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BBC and Gary Lineker: Why tweets decision comes at high price for BBC



It can’t have been what the BBC intended.

One of its most famous and best loved presenters has been taken off air – and it appears to be in the midst of a stand-off with no clear exit strategy for either side.

Sticking to its guns on impartiality has come at a high price for the corporation and opened up new faultlines in the process.

First up, Match of the Day, which saw its star-studded presenting and commentating cast of sport royalty drop out in quick succession or assert that they would not appear on set – in solidarity with Gary Lineker.



In scenes more reminiscent of the 1960s epic film Spartacus than a football highlights show, presenters and pundits are standing with Gary Lineker, effectively declaring “I’m Spartacus”.

Ian Wright and Alan Shearer began the exodus from the show this weekend, with Jermaine Jenas and Micah Richards also posting that, if they’d been due to be on the show, they too would have said no.

Alex Scott has also tweeted, heavily implying she would not present the programme in Gary Lineker’s place.


Now, MOTD have said it will broadcast a show focused on highlights – and without the characteristic punditry. It’s an unenviable position to be in.

Ian Wright and Alan ShearerIMAGE SOURCE,GETTY IMAGES
Image caption,
Alan Shearer and Ian Wright began the exodus from the show this weekend

Who could have predicted that the government’s asylum policies and the language around them, so robustly criticised by Gary Lineker in his tweets, would end up reducing the BBC’s most popular football show to this?

Some argue that was a reaction to pressure from the Conservative government.


But there is no doubt Mr Davie has always insisted he genuinely believes in impartiality as a way to ensure the BBC, funded by licence fee payers, is for everyone.

Staff and on-air talent are asked to leave their opinions at the front door. But there is some nuance in that.

In its statement today, the BBC said: “We’ve never said Gary should be an opinion free zone.”

Image caption,
Tim Davie has said impartiality should be at the heart of the BBC

Gary Lineker, is a sports presenter not a political presenter or news journalist. But the BBC’s Executive Complaints Unit has previously ruled that, although the star is not required to uphold the same impartiality standards as BBC journalists, he has an “additional responsibility” because of his profile.


By deciding Gary Lineker’s “recent social media activity to be a breach of our guidelines” and deciding to take him off air, the BBC has, though, opened itself up to criticisms that it’s on the wrong side of free speech arguments.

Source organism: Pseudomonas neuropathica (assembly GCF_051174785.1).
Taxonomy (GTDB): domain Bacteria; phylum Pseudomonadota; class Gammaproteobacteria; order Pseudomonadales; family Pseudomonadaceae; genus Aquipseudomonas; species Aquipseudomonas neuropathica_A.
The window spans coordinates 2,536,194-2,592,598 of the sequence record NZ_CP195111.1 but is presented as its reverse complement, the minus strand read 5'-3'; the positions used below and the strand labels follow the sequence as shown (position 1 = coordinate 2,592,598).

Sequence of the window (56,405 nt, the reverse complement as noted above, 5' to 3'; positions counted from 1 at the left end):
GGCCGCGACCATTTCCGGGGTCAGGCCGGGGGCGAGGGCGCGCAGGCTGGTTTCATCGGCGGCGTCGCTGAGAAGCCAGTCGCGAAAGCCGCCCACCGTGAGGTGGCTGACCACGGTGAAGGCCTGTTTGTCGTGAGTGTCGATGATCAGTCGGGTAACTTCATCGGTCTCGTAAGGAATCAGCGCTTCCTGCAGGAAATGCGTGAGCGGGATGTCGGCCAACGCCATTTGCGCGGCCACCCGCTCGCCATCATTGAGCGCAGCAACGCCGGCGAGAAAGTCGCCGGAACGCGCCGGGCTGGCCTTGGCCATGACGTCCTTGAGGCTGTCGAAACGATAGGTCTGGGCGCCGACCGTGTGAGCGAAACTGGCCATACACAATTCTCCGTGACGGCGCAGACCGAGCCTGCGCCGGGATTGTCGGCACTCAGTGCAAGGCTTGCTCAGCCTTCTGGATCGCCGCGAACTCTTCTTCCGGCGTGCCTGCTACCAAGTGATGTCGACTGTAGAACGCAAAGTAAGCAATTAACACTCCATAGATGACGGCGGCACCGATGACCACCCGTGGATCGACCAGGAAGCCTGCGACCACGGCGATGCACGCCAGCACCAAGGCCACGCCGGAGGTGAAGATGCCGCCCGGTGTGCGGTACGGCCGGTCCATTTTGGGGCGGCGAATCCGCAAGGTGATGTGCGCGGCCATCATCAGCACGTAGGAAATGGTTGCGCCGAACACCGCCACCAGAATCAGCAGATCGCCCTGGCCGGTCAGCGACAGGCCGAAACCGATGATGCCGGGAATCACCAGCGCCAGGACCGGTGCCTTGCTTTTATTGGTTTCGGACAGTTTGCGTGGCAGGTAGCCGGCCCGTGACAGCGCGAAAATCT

So on top of the fate of Match of the Day, that’s another headache.

Are we really saying, argue the critics, that somebody who isn’t a news journalist but appears on the BBC in another capacity, can’t tweet their views about politics in a personal capacity? Where will it end, they ask?


Can a gameshow host not have an opinion on a government policy? Or an actor who’s closely linked to a high profile BBC drama? A comedian?

Even more ominously, they ask is this actually only about people whose views diverge from those of the government of the day?

And while the BBC’s free speech credentials are under scrutiny, the BBC is also being accused of double standards, of caving in to political pressure at a time when its own Conservative-linked chairman remains in post.

Richard Sharp (BBC Chairman) during interview with BBC News Culture Editor Katie RazzallIMAGE SOURCE,BBC NEWS
Image caption,
BBC Chairman Richard Sharp

Richard Sharp has been under pressure for his role in facilitating a loan agreement for Boris Johnson when he was prime minister and not declaring it as a potential conflict of interest in the appointment process when he was under consideration to be chairman of the BBC.


The Shadow Culture Secretary Lucy Powell has specifically linked the two cases saying “the same cries of impartiality were totally absent when the BBC Chair failed to disclose aspects of his close friendship with the then PM”.

The BBC is justified in arguing that it has no say in the case of the BBC chair. Mr Sharp is a political appointment, and his appointment is now being investigated by the commissioner for public appointments.

But perceptions matter. And the BBC is accused by one side of coming down heavily on Gary Lineker for his anti-government rhetoric, while apparently having a chair in post who is mired in a row and has given money to the Conservatives in the past.


One counter argument is that Richard Sharp, as a Board member, isn’t involved in editorial matters.

Plenty would say, though, neither is Gary Lineker. He has no editorial say on air about politics. Sport is his thing – and as a sports presenter, the BBC today called him “second to none”.

But no longer – this weekend anyway – for the BBC.



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